Other things in this bed include 2 Boxwood and various types of ferns, one being the Japanese Painted Fern.

Here you can see this new long bed looking at it from both ends. I put the path in first, early in the summer. The black tube runs from our drainspout and needs to be buried. Another day, another project. The three windows are our bedroom. Once everything gets large enough, it is going to be wonderful to look out and see everything in bloom.

Friday, November 17, 2006

Making garden balls

I really enjoy having art in the garden. It is fun to find a little surprise here and there amongst the flowers and foliage. If you have ever had a gazing ball, you know that they are very fragile and unless anchored well, a small breeze can knock it off the pedestal and break it to pieces.

Instead of replacing it with another fragile gazing ball, as lovely and enchanting as they may be, I did a sturdier version from an old bowling ball. You may have heard of this or even seen one. Flat marbles are attached to the bowling ball using adhesive. Sometimes grout is used after the adhesive has dried, and sometimes not. There is a variety of different marble colors and finishes. Some are shiny, some not. Some have a metallic finish and some are even multi-colored. They also come in several different sizes, such as the larger ones used in the first picture.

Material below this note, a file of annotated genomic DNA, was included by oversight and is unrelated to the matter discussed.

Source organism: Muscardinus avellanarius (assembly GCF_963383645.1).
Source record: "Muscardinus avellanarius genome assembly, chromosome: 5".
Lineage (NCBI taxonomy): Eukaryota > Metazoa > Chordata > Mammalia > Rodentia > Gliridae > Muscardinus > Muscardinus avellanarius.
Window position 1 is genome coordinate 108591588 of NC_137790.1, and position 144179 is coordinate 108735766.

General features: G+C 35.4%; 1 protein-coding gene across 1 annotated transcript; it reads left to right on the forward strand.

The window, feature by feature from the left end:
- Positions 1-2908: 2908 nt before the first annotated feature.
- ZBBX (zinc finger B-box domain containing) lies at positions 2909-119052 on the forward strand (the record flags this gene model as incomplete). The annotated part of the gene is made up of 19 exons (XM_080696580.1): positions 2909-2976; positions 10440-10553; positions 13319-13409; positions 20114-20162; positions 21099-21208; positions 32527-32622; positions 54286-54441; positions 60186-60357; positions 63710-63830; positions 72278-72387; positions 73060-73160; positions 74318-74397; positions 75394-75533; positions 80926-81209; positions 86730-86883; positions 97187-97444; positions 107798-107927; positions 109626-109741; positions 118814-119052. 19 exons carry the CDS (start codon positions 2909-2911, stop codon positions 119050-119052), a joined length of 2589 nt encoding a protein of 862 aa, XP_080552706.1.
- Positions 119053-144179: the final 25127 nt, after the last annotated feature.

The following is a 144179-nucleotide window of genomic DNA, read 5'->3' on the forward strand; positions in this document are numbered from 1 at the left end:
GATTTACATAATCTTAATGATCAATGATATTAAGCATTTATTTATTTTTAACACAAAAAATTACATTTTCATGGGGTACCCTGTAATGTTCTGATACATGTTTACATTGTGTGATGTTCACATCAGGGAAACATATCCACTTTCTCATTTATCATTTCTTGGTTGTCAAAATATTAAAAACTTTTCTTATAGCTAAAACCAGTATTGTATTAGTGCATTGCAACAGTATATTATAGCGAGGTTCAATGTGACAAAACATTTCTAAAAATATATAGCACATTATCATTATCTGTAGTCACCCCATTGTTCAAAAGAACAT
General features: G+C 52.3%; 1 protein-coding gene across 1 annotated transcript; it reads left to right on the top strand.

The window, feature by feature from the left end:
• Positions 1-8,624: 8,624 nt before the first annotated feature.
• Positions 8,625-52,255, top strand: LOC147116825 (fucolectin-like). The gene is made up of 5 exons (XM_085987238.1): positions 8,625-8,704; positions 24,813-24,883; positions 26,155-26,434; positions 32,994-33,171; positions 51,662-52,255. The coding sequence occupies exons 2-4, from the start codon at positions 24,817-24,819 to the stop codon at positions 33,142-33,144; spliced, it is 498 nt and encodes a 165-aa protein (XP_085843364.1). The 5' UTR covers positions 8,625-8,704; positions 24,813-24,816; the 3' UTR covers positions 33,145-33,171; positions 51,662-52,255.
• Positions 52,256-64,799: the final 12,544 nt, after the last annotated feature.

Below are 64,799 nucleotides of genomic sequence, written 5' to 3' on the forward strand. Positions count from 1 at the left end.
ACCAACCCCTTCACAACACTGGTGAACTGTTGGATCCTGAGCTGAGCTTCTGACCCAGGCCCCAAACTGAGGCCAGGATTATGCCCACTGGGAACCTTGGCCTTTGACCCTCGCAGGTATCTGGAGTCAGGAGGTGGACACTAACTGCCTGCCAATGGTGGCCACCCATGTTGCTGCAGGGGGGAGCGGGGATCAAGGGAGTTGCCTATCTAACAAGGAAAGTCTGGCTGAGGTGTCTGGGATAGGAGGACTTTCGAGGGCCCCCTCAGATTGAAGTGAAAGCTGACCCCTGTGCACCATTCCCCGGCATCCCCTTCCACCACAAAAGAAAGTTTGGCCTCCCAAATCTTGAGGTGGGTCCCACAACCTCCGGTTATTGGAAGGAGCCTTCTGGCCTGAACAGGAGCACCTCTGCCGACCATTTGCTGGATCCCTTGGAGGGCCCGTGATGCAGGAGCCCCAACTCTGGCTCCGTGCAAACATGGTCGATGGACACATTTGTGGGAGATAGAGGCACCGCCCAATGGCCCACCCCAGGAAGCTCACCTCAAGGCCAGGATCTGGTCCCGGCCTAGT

It does take some time and patience to create one of these. The ball must be cleaned and dried. You must have something to set the ball on while attaching the marbles. An empty coffee can works well to hold it steady while doing this. Then you must wait a day or two while the adhesive dries before turning it over and doing the other half. It is quite fun though, and I get a great feeling of accomplishment once it is completed.

Smaller versions are also fun to make. This one was made using an old baseball. I have also made them using softballs, tennis balls, and even tiny wiffle balls. Smaller ones have their own challenges when putting them together. Instead of placing them on a stand while attaching the marbles, I just hold these and adhere all of the pieces in one sitting. Using exterior grade G.E. Silicone II (for doors and windows), I use a popsicle stick to smear the adhesive on a section of the ball and then stick the marbles to it, not pushing too hard to squish all of the adhesive out. It gets tricky holding the ball towards the end without pushing the marbles out of place. After they are all attached, I sit it aside for a day or so to dry.